Cross posted from The Huffington Post | October 20, 2008 08:02 AM
by Nicholas Sabloff
Social and environmental activist Van Jones felt he had important message about the economy, energy prices and global warming to impart in his book “The Green Collar Economy,” which was published this month. What he didn’t have, as a first time author with an almost non-existent marketing budget, was the kind of money and name-recognition that typically helps place a book on the best sellers list and in the national conversation. So he improvised.
Using a Web-based, viral marketing strategy, Jones and Green For All, an environmental organization he recently founded, worked to get the word out about his book far and wide. The result was a place — number 12 to be exact — on the New York Times best sellers list in the book’s first week.
“Everyone is stunned,” Jones told the Huffington Post. “Usually to get to number 12 the first week as a new author you’ve got to spend a million bucks or be on Oprah.”
Through a combination of emails and phone calls to friends, bloggers, and a network of activists, Jones estimates that the viral campaign he and his co-workers launched resulted in emails being sent to millions of people, many of whom surely forwarded it along. The initial commercial success of “Green Collar Economy” proves that Internet buzz combined with online activism can push a book onto the best sellers list.
It also helps to have something original and important to say, which Jones clearly does. His book is an innovative and impassioned account of how transforming America into a greener society would not only address the global warming crisis but also generate enough jobs to help turn the around the economy around and provide work for the Americans who need it most. As New York Times columnist Tom Friedman wrote last year in an admiring profile of Jones:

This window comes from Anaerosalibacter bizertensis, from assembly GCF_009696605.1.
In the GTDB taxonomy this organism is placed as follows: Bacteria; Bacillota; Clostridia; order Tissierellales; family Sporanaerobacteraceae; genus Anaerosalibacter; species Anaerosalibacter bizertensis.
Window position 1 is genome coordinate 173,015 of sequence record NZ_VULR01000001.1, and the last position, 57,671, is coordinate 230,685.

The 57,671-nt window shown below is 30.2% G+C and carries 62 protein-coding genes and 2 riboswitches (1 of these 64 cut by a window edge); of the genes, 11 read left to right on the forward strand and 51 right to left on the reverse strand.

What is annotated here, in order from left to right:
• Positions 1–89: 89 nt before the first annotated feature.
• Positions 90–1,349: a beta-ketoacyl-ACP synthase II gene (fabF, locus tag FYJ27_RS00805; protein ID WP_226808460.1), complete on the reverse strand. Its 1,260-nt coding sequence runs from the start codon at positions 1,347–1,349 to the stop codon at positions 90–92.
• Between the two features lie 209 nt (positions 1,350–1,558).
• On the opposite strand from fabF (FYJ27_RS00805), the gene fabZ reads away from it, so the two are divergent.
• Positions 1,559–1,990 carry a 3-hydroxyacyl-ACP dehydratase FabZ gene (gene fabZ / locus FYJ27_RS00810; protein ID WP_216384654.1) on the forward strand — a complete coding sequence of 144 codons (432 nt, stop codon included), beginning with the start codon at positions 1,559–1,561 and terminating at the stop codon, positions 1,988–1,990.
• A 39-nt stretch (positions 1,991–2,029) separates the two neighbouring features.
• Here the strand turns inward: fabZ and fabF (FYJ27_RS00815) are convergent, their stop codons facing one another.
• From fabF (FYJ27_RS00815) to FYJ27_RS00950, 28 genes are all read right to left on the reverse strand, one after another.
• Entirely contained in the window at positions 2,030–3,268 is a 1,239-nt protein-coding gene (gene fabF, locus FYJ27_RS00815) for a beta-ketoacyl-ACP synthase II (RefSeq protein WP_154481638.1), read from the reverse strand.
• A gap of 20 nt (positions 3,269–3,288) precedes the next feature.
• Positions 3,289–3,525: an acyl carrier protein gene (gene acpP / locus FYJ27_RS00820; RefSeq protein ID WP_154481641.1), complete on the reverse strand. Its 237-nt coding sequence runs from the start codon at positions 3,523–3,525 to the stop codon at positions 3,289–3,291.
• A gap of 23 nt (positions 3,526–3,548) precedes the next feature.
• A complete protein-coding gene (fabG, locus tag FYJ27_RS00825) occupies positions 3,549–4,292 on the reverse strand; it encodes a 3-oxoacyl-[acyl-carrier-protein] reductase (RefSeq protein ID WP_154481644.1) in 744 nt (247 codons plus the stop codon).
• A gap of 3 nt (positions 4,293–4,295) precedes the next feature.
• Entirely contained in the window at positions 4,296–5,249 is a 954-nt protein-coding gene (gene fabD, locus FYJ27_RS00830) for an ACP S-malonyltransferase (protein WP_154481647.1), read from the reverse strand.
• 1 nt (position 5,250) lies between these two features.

Mr. Jones has been on a crusade to help underprivileged African-Americans and other disadvantaged communities understand why they would be the biggest beneficiaries of a greener America. It’s about jobs. The more government requires buildings to be more energy efficient, the more work there will be retrofitting buildings all across America with solar panels, insulation and other weatherizing materials. Those are manual-labor jobs that can’t be outsourced.
So how do you achieve success in viral marketing? Green For All contacted around 150 different organizations, large and small, national and local, according to Alli Chagi-Starr, the Grassroots Publicity Coordinator and Business Partners Manager for Green For All. They reached out to everyone from community gardening groups to labor unions to the Hip Hop Caucus. They got the Environmental Defense Fund to recommend the book to its 500,000 members; they got the organization who owns the domain name greencollareconomy.com to promote the book on its website. They contacted big environmental blogs like Treehugger. And they called everyone they knew.
“I’ve never personally called or emailed this many people in my life,” said Chagi-Starr, who had spent the previous year cultivating these relationships. “I’ve never seen anything like this before. People got out their rolodexes and really went to town.”
“Not having this book reach a lot of people was not an option,” Chagi-Starr said. The book’s success, “reaffirms once again the power of the grassroots.”